Clean energy needs to include reliability requirement as new technology advances
Transformation of the energy mix used in electricity generation globally has been focused on development of renewable sources of energy such as wind and solar, but the major stumbling block has remained reliability. Grid reliability means that electricity will be available when needed. For example, solar generation facilities produce electricity only 20% of the day and wind has a higher capacity capability but is intermittent. Without grid reliability, electricity deliverability, public safety and economic growth are jeopardized.
Intermittency of generation and the unavailability of electricity during much of the day using only these power resources continues to be misunderstood. Many policymakers, without understanding the reliability requirement, hear the desire of citizens to have clean energy, and are advocating 100% renewable energy. But it is not possible for policymakers to guarantee certainty of reliability and they fail to explain the issues involved.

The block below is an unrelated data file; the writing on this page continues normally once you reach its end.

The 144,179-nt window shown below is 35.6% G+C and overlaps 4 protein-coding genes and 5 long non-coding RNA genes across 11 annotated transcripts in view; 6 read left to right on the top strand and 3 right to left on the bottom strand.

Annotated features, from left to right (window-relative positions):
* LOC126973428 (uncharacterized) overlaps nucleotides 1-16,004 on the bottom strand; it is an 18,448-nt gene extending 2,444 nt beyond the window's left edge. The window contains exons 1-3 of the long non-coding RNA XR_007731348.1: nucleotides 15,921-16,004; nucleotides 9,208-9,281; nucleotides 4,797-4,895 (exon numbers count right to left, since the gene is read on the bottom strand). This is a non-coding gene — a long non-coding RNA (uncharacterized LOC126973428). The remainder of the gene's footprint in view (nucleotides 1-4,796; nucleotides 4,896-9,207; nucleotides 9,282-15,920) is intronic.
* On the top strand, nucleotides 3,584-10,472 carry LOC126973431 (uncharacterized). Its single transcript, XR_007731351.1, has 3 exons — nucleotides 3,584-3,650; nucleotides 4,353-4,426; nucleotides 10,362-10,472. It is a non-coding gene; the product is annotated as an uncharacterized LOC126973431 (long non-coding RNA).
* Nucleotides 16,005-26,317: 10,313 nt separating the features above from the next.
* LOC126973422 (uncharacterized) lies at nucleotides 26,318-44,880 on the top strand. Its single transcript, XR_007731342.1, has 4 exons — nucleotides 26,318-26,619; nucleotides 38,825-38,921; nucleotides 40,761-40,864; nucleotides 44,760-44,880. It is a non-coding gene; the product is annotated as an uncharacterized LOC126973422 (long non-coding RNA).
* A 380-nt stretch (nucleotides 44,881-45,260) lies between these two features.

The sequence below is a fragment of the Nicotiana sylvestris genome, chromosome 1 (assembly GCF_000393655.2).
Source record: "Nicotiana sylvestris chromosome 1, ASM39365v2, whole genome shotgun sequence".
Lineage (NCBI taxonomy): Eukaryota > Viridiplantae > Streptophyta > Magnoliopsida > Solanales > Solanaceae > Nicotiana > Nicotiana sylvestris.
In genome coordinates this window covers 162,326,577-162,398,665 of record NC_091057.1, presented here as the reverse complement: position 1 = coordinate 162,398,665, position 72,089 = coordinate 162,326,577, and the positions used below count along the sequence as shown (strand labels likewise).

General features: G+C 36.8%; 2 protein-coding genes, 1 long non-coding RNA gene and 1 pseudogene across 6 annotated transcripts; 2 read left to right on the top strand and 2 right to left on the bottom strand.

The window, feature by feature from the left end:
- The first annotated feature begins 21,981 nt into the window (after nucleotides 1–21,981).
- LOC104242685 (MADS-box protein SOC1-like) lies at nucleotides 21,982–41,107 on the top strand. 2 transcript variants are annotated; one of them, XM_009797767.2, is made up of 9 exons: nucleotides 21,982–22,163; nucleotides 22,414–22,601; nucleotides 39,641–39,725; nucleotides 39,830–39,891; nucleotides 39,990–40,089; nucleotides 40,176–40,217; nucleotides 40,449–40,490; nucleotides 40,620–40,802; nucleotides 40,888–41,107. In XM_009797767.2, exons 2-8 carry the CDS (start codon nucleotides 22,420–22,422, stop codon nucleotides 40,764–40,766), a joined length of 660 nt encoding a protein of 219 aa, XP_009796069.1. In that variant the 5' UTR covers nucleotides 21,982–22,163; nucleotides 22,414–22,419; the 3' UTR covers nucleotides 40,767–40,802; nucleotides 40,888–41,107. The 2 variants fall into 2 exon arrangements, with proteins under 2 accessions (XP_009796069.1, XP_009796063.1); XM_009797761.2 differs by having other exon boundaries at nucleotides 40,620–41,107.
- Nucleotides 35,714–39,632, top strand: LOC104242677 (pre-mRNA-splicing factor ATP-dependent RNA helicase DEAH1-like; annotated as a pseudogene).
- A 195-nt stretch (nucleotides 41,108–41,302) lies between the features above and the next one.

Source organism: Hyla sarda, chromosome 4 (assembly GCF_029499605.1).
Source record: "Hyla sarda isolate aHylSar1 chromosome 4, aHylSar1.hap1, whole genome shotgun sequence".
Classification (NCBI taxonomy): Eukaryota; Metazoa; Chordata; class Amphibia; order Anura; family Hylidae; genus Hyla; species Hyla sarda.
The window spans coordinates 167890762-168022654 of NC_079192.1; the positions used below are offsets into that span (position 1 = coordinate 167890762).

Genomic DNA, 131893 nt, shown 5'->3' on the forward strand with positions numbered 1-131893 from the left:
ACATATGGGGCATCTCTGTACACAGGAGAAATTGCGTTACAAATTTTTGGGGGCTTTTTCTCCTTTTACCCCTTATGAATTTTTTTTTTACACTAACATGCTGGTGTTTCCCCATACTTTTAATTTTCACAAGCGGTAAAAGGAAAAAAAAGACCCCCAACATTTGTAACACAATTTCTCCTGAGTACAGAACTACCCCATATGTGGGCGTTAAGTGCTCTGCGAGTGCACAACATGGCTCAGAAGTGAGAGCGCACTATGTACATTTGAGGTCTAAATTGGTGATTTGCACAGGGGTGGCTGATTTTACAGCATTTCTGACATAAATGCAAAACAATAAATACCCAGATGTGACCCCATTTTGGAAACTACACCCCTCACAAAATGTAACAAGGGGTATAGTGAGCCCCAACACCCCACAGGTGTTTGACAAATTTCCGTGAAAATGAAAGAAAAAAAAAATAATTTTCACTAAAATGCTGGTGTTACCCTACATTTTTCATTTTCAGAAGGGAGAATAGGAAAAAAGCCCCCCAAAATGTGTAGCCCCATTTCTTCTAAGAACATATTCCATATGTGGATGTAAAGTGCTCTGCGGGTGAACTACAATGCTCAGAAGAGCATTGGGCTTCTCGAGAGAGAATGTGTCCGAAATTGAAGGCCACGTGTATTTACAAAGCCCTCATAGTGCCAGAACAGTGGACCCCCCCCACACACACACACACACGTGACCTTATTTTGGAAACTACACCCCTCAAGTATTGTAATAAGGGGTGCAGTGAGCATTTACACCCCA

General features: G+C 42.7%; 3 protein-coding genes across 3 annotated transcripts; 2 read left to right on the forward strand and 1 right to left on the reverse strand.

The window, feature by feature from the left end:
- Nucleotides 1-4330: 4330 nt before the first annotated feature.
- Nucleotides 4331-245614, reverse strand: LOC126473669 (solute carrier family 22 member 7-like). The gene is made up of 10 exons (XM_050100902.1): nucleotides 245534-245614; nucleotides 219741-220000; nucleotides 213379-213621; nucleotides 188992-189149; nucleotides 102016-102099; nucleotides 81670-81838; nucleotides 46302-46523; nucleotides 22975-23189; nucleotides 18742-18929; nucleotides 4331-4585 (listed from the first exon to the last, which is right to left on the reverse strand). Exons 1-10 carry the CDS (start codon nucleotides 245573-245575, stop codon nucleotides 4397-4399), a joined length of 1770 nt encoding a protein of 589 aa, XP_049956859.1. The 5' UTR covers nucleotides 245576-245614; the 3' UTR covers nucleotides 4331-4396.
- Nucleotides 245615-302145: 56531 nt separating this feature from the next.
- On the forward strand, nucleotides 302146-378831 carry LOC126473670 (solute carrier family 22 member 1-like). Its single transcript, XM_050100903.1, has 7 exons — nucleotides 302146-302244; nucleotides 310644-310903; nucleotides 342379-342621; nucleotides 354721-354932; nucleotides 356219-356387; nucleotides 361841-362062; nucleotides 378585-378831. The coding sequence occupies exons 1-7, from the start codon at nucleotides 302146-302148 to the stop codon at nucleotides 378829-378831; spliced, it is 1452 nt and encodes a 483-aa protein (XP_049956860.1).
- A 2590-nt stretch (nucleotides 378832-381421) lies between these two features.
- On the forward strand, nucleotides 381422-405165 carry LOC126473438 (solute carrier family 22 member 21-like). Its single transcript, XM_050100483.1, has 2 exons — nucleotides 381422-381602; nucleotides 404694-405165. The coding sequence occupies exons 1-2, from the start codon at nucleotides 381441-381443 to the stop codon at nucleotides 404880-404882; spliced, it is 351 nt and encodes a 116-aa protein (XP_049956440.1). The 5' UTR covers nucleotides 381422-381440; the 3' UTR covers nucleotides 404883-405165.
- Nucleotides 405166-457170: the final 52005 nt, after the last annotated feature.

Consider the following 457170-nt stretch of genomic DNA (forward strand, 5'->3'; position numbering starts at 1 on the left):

There is no question that the shift to renewable resources is a positive development, as decarbonization of the fuel mix using renewable sources of energy is essential to slow climate change. Another benefit is the reduction of water usage by the major traditional fuels if they are fully displaced. To address the intermittency concerns, numerous industry efforts are taking place, such as development of energy storage scalable enough to store energy for parts of the day when wind and solar facilities are not operating. As an example, the Los Angeles Department of Water and Power (LADWP) approved a purchased power contract in 2019 for 400MW of solar capacity paired with battery storage at the Eland Solar and Storage Center. This is expected to reduce natural gas use by LADWP, contributing to the lowering of carbon exposure.
While there is progress being made on such facilities, much more is needed.